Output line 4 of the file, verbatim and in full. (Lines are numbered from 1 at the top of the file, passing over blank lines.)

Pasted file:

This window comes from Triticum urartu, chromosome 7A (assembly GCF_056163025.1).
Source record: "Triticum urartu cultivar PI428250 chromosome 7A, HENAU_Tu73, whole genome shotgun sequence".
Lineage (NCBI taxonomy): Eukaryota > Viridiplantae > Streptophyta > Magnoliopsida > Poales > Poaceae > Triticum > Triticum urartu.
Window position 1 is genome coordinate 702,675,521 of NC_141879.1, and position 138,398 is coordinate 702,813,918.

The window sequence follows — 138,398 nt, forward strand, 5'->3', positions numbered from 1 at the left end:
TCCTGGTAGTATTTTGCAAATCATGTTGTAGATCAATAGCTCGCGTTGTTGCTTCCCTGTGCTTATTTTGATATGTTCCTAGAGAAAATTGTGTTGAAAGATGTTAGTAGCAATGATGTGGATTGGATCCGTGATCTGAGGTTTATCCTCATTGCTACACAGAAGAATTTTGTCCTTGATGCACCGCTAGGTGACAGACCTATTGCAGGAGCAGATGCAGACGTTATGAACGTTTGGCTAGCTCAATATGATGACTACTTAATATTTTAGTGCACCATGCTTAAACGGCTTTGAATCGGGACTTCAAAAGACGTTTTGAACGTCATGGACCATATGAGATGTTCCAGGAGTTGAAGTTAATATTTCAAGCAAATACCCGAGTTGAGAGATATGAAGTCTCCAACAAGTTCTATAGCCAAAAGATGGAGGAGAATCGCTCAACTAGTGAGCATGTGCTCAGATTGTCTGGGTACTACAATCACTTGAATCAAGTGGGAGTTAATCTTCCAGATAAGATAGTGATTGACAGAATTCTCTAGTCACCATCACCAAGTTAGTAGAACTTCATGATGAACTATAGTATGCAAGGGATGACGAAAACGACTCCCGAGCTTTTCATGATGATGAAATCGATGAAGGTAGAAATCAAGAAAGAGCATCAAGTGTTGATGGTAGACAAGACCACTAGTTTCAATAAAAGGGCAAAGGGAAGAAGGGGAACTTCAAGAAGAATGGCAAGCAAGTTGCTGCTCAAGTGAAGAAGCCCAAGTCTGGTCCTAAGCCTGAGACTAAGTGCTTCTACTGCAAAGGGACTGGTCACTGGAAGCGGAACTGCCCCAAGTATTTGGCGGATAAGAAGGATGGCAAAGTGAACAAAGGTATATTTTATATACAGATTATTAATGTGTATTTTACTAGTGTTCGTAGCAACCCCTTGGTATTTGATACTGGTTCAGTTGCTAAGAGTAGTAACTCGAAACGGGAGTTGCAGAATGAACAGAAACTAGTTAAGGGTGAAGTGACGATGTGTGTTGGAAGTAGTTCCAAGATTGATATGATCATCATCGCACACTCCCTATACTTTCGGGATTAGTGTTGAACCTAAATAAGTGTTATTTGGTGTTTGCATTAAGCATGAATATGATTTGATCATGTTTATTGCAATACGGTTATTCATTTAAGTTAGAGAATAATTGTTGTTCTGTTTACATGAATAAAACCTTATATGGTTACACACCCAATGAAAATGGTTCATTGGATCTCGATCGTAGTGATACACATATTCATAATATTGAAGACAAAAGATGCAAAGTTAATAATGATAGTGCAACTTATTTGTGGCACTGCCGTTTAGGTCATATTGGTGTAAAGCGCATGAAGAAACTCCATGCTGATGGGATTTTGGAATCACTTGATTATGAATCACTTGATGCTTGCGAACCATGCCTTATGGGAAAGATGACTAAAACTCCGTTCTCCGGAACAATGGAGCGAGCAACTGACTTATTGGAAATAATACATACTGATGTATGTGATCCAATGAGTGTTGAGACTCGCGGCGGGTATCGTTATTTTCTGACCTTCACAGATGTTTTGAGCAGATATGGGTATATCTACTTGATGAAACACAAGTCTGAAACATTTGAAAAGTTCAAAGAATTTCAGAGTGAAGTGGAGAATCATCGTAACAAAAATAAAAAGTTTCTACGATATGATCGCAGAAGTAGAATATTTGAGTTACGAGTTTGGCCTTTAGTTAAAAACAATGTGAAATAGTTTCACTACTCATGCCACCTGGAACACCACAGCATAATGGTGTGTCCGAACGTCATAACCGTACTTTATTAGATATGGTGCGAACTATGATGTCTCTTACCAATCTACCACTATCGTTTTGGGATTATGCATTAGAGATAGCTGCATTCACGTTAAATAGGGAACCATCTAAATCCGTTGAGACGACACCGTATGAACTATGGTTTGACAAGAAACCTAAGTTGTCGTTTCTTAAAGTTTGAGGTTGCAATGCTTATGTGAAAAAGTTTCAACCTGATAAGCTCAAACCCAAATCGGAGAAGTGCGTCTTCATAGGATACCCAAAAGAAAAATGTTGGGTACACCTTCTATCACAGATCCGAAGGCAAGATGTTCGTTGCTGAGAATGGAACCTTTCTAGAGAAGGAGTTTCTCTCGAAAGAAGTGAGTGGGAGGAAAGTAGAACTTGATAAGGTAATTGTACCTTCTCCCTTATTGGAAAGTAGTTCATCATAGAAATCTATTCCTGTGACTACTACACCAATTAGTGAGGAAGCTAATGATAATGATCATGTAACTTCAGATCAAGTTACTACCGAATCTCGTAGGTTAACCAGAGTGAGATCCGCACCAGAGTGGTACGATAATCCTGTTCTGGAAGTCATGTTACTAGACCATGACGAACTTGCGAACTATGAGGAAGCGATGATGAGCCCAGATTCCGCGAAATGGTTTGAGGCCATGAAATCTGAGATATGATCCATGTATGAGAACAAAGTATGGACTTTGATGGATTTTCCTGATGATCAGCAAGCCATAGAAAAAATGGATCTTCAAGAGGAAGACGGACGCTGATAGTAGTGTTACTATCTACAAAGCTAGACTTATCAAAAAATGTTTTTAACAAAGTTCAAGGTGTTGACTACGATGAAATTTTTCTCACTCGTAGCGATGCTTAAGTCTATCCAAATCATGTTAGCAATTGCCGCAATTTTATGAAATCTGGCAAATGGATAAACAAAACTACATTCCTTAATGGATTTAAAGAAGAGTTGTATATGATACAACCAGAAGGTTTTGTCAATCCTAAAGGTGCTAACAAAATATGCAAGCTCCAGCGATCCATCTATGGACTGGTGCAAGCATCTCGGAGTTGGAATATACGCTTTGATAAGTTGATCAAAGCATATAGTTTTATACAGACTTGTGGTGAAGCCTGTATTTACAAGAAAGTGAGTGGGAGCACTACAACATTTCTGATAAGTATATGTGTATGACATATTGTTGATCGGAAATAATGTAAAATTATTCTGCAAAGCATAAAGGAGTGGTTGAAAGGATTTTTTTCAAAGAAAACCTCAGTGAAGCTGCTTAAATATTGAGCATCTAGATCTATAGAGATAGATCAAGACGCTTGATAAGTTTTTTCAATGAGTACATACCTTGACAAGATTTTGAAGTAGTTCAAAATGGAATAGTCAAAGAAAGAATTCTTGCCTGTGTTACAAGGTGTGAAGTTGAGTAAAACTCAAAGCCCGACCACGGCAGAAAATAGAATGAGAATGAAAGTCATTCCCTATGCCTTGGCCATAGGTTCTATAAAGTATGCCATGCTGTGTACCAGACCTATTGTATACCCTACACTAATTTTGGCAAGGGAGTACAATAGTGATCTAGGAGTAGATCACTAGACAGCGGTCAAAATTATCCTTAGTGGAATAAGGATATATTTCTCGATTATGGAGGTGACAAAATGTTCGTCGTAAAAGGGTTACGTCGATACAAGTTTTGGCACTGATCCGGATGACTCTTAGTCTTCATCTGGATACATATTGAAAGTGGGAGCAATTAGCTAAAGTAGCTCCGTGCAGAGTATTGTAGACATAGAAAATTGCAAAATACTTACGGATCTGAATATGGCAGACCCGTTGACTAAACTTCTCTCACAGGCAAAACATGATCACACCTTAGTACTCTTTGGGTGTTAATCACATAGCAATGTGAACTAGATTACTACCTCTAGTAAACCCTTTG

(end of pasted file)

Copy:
Window position 1 is genome coordinate 702,675,521 of NC_141879.1, and position 138,398 is coordinate 702,813,918.